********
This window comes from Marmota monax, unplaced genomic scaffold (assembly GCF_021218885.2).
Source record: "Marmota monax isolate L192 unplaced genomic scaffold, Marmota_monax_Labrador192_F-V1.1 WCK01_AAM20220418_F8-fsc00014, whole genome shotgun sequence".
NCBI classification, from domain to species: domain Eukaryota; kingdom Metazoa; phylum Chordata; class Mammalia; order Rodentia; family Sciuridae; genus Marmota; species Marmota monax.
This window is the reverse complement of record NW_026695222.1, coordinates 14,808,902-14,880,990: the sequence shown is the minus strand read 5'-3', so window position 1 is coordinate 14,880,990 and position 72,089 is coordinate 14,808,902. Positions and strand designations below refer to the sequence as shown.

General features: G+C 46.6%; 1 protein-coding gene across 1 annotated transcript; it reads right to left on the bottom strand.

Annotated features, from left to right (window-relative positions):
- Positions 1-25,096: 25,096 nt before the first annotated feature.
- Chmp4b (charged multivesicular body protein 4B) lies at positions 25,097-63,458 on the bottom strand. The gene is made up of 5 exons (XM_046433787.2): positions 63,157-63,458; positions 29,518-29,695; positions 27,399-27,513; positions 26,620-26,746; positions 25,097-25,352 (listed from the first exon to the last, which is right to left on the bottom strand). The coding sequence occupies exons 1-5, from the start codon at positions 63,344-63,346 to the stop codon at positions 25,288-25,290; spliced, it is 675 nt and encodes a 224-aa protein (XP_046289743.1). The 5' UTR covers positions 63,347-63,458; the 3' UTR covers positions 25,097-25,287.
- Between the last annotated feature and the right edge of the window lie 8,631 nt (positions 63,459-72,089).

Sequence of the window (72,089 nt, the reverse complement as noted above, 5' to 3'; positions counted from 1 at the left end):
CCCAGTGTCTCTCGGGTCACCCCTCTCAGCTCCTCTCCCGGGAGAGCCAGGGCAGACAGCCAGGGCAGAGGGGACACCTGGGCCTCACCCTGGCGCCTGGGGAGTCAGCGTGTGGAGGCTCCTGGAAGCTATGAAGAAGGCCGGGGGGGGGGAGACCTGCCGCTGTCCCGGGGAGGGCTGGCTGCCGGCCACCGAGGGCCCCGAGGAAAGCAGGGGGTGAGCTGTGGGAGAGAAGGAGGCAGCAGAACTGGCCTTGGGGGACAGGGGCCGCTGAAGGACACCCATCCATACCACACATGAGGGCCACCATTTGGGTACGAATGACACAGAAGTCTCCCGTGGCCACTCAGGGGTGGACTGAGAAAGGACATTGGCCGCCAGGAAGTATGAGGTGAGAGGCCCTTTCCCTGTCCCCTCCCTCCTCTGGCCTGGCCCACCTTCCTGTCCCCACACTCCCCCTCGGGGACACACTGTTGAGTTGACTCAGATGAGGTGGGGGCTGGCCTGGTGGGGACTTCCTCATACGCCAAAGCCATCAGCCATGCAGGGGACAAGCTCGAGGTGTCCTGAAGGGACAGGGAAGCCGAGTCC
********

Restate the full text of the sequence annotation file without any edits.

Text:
This window comes from Marmota monax, unplaced genomic scaffold (assembly GCF_021218885.2).
Source record: "Marmota monax isolate L192 unplaced genomic scaffold, Marmota_monax_Labrador192_F-V1.1 WCK01_AAM20220418_F8-fsc00014, whole genome shotgun sequence".
NCBI classification, from domain to species: domain Eukaryota; kingdom Metazoa; phylum Chordata; class Mammalia; order Rodentia; family Sciuridae; genus Marmota; species Marmota monax.
This window is the reverse complement of record NW_026695222.1, coordinates 14,808,902-14,880,990: the sequence shown is the minus strand read 5'-3', so window position 1 is coordinate 14,880,990 and position 72,089 is coordinate 14,808,902. Positions and strand designations below refer to the sequence as shown.

General features: G+C 46.6%; 1 protein-coding gene across 1 annotated transcript; it reads right to left on the bottom strand.

Annotated features, from left to right (window-relative positions):
- Positions 1-25,096: 25,096 nt before the first annotated feature.
- Chmp4b (charged multivesicular body protein 4B) lies at positions 25,097-63,458 on the bottom strand. The gene is made up of 5 exons (XM_046433787.2): positions 63,157-63,458; positions 29,518-29,695; positions 27,399-27,513; positions 26,620-26,746; positions 25,097-25,352 (listed from the first exon to the last, which is right to left on the bottom strand). The coding sequence occupies exons 1-5, from the start codon at positions 63,344-63,346 to the stop codon at positions 25,288-25,290; spliced, it is 675 nt and encodes a 224-aa protein (XP_046289743.1). The 5' UTR covers positions 63,347-63,458; the 3' UTR covers positions 25,097-25,287.
- Between the last annotated feature and the right edge of the window lie 8,631 nt (positions 63,459-72,089).

Sequence of the window (72,089 nt, the reverse complement as noted above, 5' to 3'; positions counted from 1 at the left end):
CCCAGTGTCTCTCGGGTCACCCCTCTCAGCTCCTCTCCCGGGAGAGCCAGGGCAGACAGCCAGGGCAGAGGGGACACCTGGGCCTCACCCTGGCGCCTGGGGAGTCAGCGTGTGGAGGCTCCTGGAAGCTATGAAGAAGGCCGGGGGGGGGGAGACCTGCCGCTGTCCCGGGGAGGGCTGGCTGCCGGCCACCGAGGGCCCCGAGGAAAGCAGGGGGTGAGCTGTGGGAGAGAAGGAGGCAGCAGAACTGGCCTTGGGGGACAGGGGCCGCTGAAGGACACCCATCCATACCACACATGAGGGCCACCATTTGGGTACGAATGACACAGAAGTCTCCCGTGGCCACTCAGGGGTGGACTGAGAAAGGACATTGGCCGCCAGGAAGTATGAGGTGAGAGGCCCTTTCCCTGTCCCCTCCCTCCTCTGGCCTGGCCCACCTTCCTGTCCCCACACTCCCCCTCGGGGACACACTGTTGAGTTGACTCAGATGAGGTGGGGGCTGGCCTGGTGGGGACTTCCTCATACGCCAAAGCCATCAGCCATGCAGGGGACAAGCTCGAGGTGTCCTGAAGGGACAGGGAAGCCGAGTCC